Punxsutawney Phil 'Indicted,' But Chuckles Was Right

Ohio officials say Phil misrepresented Spring.

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    NEWSLETTERS

    Chuckles VIII, the official state groundhog, predicted six more weeks of winter.

    Authorities in Ohio have it out for Punxsutawney Phil as winter lingers, despite his prediction on Groundhog Day, but Chuckles, the state groundhog of Connecticut, had it right all along.

    Phil did not see his shadow, predicting an early Spring, and that prompted officials in still-frigid Ohio to issue an "indictment" of the furry rodent for misrepresentation of an early Spring.

    "Contrary to the Groundhog day report, a snowstorm and record low temperatures have been and are predicted to continue in the bear future, which constitutes the offense of misrepresentation of early spring ...,"   Mike Gmoser, the prosecutor in southwestern Ohio's Butler County, wote, according the to  the indictment Cincinatti.com posted online.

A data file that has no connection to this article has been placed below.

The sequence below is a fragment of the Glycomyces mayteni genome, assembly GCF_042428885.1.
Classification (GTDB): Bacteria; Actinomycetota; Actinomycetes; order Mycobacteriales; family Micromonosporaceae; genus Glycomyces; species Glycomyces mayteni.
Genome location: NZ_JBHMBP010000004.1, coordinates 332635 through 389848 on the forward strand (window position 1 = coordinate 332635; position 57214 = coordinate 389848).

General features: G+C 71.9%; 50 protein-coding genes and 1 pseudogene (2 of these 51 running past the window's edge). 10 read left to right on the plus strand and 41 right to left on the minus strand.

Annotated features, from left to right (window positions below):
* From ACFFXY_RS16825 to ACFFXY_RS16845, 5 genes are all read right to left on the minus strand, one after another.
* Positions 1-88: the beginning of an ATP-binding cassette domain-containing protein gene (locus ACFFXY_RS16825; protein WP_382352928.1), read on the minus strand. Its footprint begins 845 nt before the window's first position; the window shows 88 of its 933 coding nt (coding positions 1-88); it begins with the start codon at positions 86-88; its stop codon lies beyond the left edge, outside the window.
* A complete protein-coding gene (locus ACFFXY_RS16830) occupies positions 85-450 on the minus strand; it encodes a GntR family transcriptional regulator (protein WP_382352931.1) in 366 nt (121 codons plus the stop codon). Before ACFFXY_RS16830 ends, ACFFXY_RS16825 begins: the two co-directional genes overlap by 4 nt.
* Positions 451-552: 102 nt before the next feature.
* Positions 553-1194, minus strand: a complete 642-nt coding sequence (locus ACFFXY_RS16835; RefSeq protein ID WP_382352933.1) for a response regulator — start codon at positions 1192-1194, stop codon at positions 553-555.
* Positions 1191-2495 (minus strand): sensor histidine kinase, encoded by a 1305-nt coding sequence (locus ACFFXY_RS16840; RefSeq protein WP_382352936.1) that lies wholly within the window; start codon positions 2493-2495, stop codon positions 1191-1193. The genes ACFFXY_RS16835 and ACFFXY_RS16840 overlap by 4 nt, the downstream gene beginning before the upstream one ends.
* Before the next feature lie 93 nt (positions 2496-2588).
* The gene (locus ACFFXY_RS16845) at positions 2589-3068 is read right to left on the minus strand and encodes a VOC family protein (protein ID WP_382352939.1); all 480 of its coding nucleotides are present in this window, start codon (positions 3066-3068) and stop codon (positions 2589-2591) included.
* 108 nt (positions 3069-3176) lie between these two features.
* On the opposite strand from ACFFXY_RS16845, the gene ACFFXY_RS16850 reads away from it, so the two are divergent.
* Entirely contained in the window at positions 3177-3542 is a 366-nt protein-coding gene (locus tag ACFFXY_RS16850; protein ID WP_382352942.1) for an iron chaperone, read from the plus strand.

He said Punxsutawney Phil "did purposely, and with prior calculation and design, cause the people to believe that spring would come early."

    The penalty? Gmoser said - tongue firmly in cheek - is death.

    Ohio is certainly not alone in sub-average temperatures.

    Even this morning, flurries were coming down in northwestern Connecticut, but Chuckles had it right by predicting a long winter.

    The reaction was mixed on Feb. 2 at the Lutz  Children’s Museum.
     
    “I like winter. … There’s always a good chance of a snow day,” Barbara McNamar said last month.
     
    “I like snow,” Isabel McCoy said in February.
     
    However, others like Eric Colleran, who could not wait to enjoy the great outdoors, were disappointed by the prediction.
     
    “It’s just … boring when all these snowstorms keep happening,” Colleran said.
     
    Like it or not, Chuckles had it right.
     

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